The second stage of Occupy Harvard began in the early dawn of Monday with the festive removal of the tents. The 5:45 AM removal time was set in solidarity with the early morning Occupy Boston raid and eviction on December 10.
Occupy Harvard 2.0 now continues what is the longest occupation in Harvard’s history through its geodesic dome. From this hub of activity and growth will bloom a renewed spirit, energy and direction for our movement. (We also strive to further winterize the dome, though our efforts have been hindered by the administration’s prevention of necessary materials such as pallets)
As a symbolic gesture of our belief in a mobile movement that defies borders and gates we have produced hundreds of Occupy pins, made from orange fabric meant to mimic the color of our tents. The Dome will remain as the physical footprint of our occupation while the pins represent our commitment to an Occupation that reaches out to the community at large.
Statement passed by the GA
In the forty-one days since we began our occupation of Harvard Yard, we have greatly affected the discourse among students, faculty, and staff of the university, as well as attracted the support and attentions of countless outside followers. These achievements would not have been possible without the physical presence of our encampment since November 9, and the visceral disruption of status quo that has raised consciousness and inspired action both within and without the walls of the university.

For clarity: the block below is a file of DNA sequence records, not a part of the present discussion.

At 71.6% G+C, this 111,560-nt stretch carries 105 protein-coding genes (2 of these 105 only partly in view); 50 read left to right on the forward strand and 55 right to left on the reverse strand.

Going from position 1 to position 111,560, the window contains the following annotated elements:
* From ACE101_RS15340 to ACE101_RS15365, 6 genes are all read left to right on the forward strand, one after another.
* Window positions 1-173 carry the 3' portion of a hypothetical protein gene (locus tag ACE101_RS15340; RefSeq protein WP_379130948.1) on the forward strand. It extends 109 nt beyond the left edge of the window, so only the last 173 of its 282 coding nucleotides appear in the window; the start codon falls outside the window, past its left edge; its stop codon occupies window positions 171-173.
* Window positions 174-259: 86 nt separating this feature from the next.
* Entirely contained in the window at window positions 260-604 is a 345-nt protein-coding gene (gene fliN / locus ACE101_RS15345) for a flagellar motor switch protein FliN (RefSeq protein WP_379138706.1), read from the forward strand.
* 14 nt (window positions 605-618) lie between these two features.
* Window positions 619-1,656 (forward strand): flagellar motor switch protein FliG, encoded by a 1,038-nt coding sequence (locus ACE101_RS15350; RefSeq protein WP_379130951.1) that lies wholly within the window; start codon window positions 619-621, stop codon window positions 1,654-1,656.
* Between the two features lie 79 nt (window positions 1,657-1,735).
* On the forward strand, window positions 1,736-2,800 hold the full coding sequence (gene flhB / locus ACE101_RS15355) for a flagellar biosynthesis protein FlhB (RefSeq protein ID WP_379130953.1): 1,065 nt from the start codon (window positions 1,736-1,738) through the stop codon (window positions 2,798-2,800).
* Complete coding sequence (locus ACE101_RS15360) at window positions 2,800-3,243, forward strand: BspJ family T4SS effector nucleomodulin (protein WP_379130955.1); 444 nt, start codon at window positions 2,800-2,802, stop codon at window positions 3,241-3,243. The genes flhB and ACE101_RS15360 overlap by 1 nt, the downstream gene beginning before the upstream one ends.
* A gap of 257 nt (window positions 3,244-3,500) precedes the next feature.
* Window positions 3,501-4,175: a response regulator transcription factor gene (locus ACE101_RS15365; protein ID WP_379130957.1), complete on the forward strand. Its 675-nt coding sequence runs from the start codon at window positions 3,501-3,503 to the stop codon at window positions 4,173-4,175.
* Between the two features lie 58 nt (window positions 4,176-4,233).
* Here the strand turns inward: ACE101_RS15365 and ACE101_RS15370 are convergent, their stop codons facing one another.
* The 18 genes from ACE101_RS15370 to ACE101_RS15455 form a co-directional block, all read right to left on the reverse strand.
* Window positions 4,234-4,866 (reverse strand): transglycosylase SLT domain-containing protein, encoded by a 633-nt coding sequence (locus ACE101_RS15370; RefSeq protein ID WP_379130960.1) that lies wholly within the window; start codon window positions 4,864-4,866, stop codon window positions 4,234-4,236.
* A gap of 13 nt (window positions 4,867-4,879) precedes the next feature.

In growing into our second month and in order to more fully engage and maximize this risen discourse, we are unveiling a reconfigured physical presence: a re-imagining of our encampment into an interactive community space, built within the space of our winterized geodesic dome. The dome will become a hub of activity and growth, one that consolidates our original encampment in footprint only while broadening the spirit, energy and directions of our movement. In our current and future existence we continue to stand in solidarity with Occupy Boston, recently illegally evicted from Dewey Square, and the other growing Occupy movements in neighborhoods where many of us live, including Allston, Brighton, Cambridge and Somerville.